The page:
A Tincture of Time
One of the most frequent e-mail questions I have received is from someone describing their symptoms and wondering whether or not these symptoms could be due to MS. This, of course, is a common reason for patients to visit an MS Center as well. Given that MS affects the central nervous system, which controls almost everything we do, almost any neurological symptom could be due to MS. I have already discussed the diagnostic criteria for MS as defined by the 2010 McDonald Criteria and written in further detail about the use of the MRI and lumbar puncture results in diagnosing MS. Unfortunately, often times doctors and patients alike are left in an uncertain state even after these tests are done, especially if there is some equivocal finding on the MRI.
Let me then discuss part of the McDonald criteria that does not receive much attention. This is the part that says in certain patients, in order to diagnosis MS, one should simply “await a second clinical attack.” For many people, being advised to “wait and see” what happens is not a satisfactory answer. Patients come to a doctor with a symptom and understandably desire a diagnosis and treatment. Unfortunately, this is not always possible, and sometimes the best thing a doctor can do is observe a patient over time and see what happens. Simply waiting can be a powerful diagnostic tool. One of my professors in medical school would routinely prescribe a “tincture of time” to help figure out what was wrong with his patients.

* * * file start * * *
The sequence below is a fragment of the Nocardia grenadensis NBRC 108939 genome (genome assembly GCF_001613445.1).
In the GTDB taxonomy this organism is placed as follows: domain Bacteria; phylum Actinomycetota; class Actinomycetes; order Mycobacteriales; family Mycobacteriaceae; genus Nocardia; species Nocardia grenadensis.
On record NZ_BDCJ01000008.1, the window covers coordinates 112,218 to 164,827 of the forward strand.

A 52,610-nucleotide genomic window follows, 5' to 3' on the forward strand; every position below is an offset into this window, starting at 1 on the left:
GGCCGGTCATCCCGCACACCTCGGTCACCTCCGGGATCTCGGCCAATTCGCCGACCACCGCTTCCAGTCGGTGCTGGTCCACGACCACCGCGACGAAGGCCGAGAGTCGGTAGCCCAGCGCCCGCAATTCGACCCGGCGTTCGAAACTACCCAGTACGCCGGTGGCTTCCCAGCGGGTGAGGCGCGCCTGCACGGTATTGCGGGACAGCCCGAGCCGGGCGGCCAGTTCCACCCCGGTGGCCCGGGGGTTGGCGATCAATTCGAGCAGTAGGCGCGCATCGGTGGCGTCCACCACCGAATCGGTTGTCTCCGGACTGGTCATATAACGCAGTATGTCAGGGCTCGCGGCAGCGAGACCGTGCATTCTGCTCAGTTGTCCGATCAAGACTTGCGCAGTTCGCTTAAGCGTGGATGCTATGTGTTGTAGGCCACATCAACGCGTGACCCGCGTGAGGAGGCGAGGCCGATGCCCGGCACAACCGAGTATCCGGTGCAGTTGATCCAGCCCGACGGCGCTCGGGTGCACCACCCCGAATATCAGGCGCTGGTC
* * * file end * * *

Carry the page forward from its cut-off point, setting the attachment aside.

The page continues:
If someone believes they have MS and their doctor does not feel that have MS or is unsure of this diagnosis, simply waiting will reveal the diagnosis. Patients with relapsing-remitting MS will eventually go on to have additional relapses, while patients without MS won’t. Additionally, the MRI of patients with MS will eventually show lesions consistent with the illness, so repeating the MRI after a certain amount of time has elapsed is never a bad idea in cases where the diagnosis is not clear.
Patients who are told to wait until time clarifies the diagnosis should know that in almost all such cases, a delay in starting medications will not affect long-term disability. In all but the most severe cases of MS (and certainly in those patients in whom the diagnosis is initially in doubt) disability in MS occurs over years to decades. It is true that most neurologists suggest starting a medication as soon as demyelinating disease is diagnosed, even in patients who do not meet the formal criteria for MS. However, subjecting a patient to unpleasant, expensive, and sometimes dangerous medications to treat an illness they do not have is a mistake that should be avoided when possible.